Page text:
Top 10 plays from Michigan football's seven-game winning streak

Wolverines on bye week before game against Penn State

Donovan Peoples-Jones catches a pass and avoids the tackle of Tre Person before scoring against Michigan State at Spartan Stadium on Oct. 20, 2018, in East Lansing, Michigan. (Gregory Shamus/Getty Images)

ANN ARBOR, Mich. - Michigan football is on a bye this weekend after seven straight wins to climb into the top five of the national rankings.

The Wolverines capped the streak with dominant wins over Wisconsin and Michigan State. Since Sept. 1, only two games have been competitive for Michigan in the second half, and only Northwestern finished within 14 points of the Wolverines.

It's been an impressive streak for Jim Harbaugh's team, and there have been several memorable moments. Here are the top 10 plays from Michigan's winning streak.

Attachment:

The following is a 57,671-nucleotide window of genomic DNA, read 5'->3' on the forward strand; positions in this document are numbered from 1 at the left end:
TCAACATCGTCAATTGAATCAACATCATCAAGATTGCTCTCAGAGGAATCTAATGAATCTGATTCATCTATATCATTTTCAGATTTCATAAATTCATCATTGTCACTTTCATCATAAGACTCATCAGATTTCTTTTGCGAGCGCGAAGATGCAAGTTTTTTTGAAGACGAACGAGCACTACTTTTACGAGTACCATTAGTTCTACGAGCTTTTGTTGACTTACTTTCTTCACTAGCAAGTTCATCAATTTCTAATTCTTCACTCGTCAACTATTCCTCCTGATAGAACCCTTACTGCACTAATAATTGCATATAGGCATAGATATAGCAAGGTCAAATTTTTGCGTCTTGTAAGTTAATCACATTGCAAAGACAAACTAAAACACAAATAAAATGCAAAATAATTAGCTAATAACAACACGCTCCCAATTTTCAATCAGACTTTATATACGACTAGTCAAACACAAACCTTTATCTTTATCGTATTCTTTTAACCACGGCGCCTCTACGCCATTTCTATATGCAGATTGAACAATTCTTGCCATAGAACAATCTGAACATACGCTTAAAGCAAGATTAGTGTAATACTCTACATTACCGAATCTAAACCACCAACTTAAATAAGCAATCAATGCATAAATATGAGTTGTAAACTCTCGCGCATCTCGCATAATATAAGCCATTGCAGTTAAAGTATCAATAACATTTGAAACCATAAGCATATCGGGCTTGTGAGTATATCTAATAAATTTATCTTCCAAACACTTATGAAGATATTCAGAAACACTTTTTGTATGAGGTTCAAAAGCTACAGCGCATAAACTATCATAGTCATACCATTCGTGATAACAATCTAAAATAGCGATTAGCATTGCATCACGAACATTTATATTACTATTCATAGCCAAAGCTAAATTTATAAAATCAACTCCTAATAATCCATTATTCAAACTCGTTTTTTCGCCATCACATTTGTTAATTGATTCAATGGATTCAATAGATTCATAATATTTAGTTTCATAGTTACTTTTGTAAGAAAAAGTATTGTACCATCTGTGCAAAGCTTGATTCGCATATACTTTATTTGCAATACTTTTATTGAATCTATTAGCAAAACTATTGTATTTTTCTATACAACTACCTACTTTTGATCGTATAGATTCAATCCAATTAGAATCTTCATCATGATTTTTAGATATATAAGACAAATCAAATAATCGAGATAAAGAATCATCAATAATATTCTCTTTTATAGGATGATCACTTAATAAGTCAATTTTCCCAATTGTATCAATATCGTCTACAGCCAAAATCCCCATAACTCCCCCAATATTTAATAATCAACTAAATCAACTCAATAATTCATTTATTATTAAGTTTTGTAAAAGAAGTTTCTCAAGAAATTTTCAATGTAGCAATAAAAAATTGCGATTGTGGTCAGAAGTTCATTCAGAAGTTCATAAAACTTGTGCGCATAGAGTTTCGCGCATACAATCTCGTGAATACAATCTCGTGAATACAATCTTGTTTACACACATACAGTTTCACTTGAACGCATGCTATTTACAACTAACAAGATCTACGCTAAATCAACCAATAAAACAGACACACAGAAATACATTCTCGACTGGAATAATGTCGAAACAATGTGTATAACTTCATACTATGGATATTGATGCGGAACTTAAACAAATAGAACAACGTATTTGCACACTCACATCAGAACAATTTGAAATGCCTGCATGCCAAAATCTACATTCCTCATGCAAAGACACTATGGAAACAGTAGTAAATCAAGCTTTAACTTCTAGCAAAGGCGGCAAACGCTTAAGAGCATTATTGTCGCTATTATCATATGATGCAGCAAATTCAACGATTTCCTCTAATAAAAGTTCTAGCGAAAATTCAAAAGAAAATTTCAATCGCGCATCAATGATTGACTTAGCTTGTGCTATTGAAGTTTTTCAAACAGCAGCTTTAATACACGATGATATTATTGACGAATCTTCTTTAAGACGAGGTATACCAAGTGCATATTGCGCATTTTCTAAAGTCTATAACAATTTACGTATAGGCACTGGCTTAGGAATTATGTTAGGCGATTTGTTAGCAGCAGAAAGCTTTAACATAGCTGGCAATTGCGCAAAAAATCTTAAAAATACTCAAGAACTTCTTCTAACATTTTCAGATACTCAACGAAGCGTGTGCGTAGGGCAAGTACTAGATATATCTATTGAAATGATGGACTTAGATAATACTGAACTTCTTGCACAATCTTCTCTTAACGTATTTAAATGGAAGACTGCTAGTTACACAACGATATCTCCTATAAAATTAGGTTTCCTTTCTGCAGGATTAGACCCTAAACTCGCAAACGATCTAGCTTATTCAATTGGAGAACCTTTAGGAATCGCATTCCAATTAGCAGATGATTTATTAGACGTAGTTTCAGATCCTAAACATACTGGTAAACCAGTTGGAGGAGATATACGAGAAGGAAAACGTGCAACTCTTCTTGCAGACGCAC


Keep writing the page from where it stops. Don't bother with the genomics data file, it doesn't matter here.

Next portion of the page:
10. Peoples-Jones punt return

Coming off a three-touchdown game against SMU, Donovan Peoples-Jones was much quieter on offense against Nebraska.

But he made a huge splash on special teams, notching his first punt return touchdown of the season.

With Michigan already up 39-0 in the third quarter, Peoples-Jones fielded a punt at Michigan's 40-yard line, got to the outside, broke a trio of weak tackle attempts, spun away from a defender and ran across the length of the field to the opposite pylon.

He capped it off with a diving flip into the end zone.

The blocking was perfect, and it was an incredible display of the sophomore's athleticism.

We'll see Peoples-Jones again higher up the list.

9. McCaffrey to Bell

One of the coolest plays of the year came later in the Nebraska game, when the starters were pulled and younger players earned a chance to see the field.

Backup quarterback Dylan McCaffrey came into the game at the start of the fourth quarter and threw a couple of nice deep passes that were dropped by his receivers.